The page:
Growing up in Nigeria, we are made to memorize the multiplication tables and state capitals and governors, and as I grew into my adolescent years, I could recall phone numbers, birthdays, heads of states and other mundane information as car registration numbers (plate numbers), etc. Then I moved to the US, got wired to the computer, now it appears my memory is failing. And I’m not alone. Continue reading…
I love data. Few months back I was ranting to a colleague that there is no reliable health data online about Nigeria; then I was looking though the scientific journals for the prevalence rate of hypertension and type II diabetes. But I could not find any recent data. Then I discovered NIGECS [http://www.nigerianlgaclassification.com/index.html"]. Continue reading…
Data collected from a multisite survey conducted in the Federal Capital Territory, Abuja, and six states, namely, Lagos, Anambra, Rivers, Borno, Plateau, and Kaduna found that motorcycle crashes accounted for majority (54%) of all road traffic injuries in Nigeria, according to data published in the Injury Prevention Journal.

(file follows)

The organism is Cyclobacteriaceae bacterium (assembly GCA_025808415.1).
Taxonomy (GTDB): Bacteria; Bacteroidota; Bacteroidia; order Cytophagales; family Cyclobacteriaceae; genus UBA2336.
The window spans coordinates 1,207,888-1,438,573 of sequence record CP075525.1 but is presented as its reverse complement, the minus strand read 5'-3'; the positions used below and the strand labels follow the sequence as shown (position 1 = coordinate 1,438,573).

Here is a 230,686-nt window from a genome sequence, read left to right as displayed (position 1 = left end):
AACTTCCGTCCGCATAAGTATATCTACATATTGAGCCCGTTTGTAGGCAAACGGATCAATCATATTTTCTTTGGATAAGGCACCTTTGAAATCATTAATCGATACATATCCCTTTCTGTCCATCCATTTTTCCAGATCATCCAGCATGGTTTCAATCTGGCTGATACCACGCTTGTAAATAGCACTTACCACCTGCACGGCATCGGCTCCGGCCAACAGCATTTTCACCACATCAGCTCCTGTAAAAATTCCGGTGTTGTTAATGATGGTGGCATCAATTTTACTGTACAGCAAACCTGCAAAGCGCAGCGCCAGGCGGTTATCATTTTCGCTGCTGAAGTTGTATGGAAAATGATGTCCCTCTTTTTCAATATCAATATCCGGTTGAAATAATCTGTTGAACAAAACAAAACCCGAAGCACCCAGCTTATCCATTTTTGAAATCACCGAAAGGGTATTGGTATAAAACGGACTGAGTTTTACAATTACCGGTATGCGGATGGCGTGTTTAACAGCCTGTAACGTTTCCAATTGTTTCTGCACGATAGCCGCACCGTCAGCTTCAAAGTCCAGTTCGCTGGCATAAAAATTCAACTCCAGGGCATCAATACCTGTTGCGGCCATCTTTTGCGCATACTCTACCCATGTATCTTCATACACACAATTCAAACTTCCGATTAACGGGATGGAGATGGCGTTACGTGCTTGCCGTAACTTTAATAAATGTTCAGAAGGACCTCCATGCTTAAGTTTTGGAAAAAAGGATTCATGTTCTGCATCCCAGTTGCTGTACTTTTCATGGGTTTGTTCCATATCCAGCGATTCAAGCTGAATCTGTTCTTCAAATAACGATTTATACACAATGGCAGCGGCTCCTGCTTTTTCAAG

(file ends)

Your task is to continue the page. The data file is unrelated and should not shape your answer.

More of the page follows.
Simple extrapolations from the survey highlight road traffic injury is a neglected public health problem in Nigeria: “Over 4 million people may be injured and as many as 200,000 potentially killed as the result of road traffic crashes annually in Nigeria“.
Title: The burden of road traffic injuries in Nigeria: results of a population-based survey
M Labinjo1, C Juillard2,3, O C Kobusingye
1 World Health Organization, Abuja, Nigeria
2 Johns Hopkins Bloomberg School of Public Health, Baltimore, Maryland, USA
3 UCLA Department of Surgery, Los Angeles, California, USA
4 World Health Organization Regional Office for Africa, Brazzaville, Congo
5 International Injury Research Unit, Department of International Health, and Center for Injury Research and Policy, Johns Hopkins Bloomberg School of Public Health, Baltimore, Maryland, USA.
This link — Wiki your Town Council goes to a story published on Technology Review where social media is being used in for civic purposes. The story discusses some ideas one of which is how users of the sites can “rate the [elected] officials on job performance, create social-networking functions around local issues, and let users make free Internet-based phone calls to the [elected] officials”. The story encapsulates what I would love to see emerge from the Nigerian community of web enthusiasts and social advocates, and the hordes of political and social commentators operating at home and abroad.